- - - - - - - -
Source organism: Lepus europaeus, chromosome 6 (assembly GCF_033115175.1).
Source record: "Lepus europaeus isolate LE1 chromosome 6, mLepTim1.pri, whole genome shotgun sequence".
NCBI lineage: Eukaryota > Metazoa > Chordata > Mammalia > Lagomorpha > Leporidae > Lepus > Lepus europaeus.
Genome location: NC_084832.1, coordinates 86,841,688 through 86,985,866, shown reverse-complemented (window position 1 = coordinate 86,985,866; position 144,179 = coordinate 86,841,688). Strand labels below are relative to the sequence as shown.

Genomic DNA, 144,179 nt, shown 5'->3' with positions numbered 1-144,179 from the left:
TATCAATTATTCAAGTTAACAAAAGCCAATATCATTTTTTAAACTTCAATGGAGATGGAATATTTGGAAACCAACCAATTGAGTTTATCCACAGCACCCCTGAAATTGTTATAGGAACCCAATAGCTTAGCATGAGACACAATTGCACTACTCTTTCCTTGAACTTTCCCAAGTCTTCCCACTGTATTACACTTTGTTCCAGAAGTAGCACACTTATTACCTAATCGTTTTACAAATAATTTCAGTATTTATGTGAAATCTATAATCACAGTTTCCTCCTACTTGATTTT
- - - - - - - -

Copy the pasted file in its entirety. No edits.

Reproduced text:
Source organism: Lepus europaeus, chromosome 6 (assembly GCF_033115175.1).
Source record: "Lepus europaeus isolate LE1 chromosome 6, mLepTim1.pri, whole genome shotgun sequence".
NCBI lineage: Eukaryota > Metazoa > Chordata > Mammalia > Lagomorpha > Leporidae > Lepus > Lepus europaeus.
Genome location: NC_084832.1, coordinates 86,841,688 through 86,985,866, shown reverse-complemented (window position 1 = coordinate 86,985,866; position 144,179 = coordinate 86,841,688). Strand labels below are relative to the sequence as shown.

Genomic DNA, 144,179 nt, shown 5'->3' with positions numbered 1-144,179 from the left:
TATCAATTATTCAAGTTAACAAAAGCCAATATCATTTTTTAAACTTCAATGGAGATGGAATATTTGGAAACCAACCAATTGAGTTTATCCACAGCACCCCTGAAATTGTTATAGGAACCCAATAGCTTAGCATGAGACACAATTGCACTACTCTTTCCTTGAACTTTCCCAAGTCTTCCCACTGTATTACACTTTGTTCCAGAAGTAGCACACTTATTACCTAATCGTTTTACAAATAATTTCAGTATTTATGTGAAATCTATAATCACAGTTTCCTCCTACTTGATTTT